One of my suppliers for the day job used a virtual secretary, and after a meeting was shocked to find he was in a small rented office and it was all a front.

Wasn't a problem - and was impressed how it all worked.

I've since found out our IT consultant uses a similar service.

 

Going a bit OT - I've been considering my long-term plans recently, and I know Carmen is also not happy at work. As anything we do would probably be B2B, I would expect to go Ltd.

No firm plans as yet though - but my employer is now pretty ruthless on letting people go, so trying to keep my options open..

 

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Going Ltd make be good for some businesses, and in this day of virtual secretaries, its often hard to know if a company is very small, or a larger concern (without checking company financials and/or face to face meetings).

 

One of my suppliers for the day job used a virtual secretary, and after a meeting was shocked to find he was in a small rented office and it was all a front.

Wasn't a problem - and was impressed how it all worked.

I've since found out our IT consultant uses a similar service.

 

Going a bit OT - I've been considering my long-term plans recently, and I know Carmen is also not happy at work. As anything we do would probably be B2B, I would expect to go Ltd.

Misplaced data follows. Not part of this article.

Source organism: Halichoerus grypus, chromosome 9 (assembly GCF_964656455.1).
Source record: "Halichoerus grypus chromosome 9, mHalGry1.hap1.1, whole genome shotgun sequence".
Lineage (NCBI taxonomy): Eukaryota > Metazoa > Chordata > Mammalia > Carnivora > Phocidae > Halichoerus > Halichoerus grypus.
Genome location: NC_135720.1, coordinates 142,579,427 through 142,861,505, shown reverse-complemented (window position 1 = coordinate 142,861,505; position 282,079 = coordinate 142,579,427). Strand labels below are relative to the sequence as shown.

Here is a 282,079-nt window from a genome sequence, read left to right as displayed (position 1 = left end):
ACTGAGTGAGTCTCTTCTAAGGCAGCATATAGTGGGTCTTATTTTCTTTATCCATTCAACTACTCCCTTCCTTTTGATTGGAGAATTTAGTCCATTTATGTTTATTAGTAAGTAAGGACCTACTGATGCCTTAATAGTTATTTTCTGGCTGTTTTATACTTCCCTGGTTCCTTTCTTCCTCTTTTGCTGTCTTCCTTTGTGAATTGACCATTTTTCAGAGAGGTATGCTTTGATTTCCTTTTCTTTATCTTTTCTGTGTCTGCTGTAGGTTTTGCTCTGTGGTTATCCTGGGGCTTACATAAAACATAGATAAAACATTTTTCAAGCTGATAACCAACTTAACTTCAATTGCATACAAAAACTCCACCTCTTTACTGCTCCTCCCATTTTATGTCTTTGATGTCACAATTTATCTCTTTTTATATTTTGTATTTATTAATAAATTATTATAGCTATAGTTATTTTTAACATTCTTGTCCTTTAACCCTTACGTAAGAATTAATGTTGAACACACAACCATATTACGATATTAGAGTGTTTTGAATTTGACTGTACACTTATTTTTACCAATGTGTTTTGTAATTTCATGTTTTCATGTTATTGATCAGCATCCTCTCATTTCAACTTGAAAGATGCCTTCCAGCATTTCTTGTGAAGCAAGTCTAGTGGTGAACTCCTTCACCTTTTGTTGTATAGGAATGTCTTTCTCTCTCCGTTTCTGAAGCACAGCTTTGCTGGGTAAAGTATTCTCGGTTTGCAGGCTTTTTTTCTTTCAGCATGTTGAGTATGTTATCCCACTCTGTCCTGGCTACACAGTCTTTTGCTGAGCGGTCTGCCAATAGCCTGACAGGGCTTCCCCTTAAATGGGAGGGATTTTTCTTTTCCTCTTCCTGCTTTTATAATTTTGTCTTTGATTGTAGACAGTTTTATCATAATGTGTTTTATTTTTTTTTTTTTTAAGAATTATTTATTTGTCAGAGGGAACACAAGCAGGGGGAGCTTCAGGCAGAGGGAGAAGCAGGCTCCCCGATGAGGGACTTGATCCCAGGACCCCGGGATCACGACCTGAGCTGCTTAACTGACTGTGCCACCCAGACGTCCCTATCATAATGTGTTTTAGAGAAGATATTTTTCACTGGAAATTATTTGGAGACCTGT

No firm plans as yet though - but my employer is now pretty ruthless on letting people go, so trying to keep my options open..

 

Sounds as if Ltd could be the right choice for you, particularly if two of you are involved.

 

But for me, part-time and struggling to find gigs. The pain is certainly outweighing the

gain at the moment! :crap:

 

Cheers

 

Kev

 

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Definitely go talk to an accountant.

 

Capital investment need only be £1. Your business loan has nothing to do with the share value. It's only worth increasing the capital if you plan on selling shares in the future. You can always increase the number of shares at a later date.

 

With the help of an accountant you can probably offset costs against your profits that you never even realised you could. A percentage of your home (office - although watch out for your domestic rates), furniture, electricity, travel, cothing, cleaning, memberships, depreciation of your equipment ... there's loads.

 

The issue with going Ltd is more to do with being a sole trader there may not be an advantage (this is not advice by the way) as the government has reduced loopholes of sole traders going Ltd.

 

Friends of mine claim absolutely everything and leave it to the accountant to reject. They claim all their restaurant bills (management meetings), holidays (fact finding trips), building maintenance on their houses (as that's where they are based). Many receipts get put through anyway to see if the VAT man rejects them and 8/10 they get passed, more because they are below the radar rather than it is legitimate. There's nothing illegal in this as the onus is on the Government to reject. They don't get fined or imprisoned, they just have to adjust their figures for dissallowed expenses.

 

Get an accountant that specialises in small businesses. I have found the self employed specialists to be the best as they are the cheapest and they keep your business by saving you money. The big ones with offices and partnerhips are more worried about paying their own bills.

 

:joe: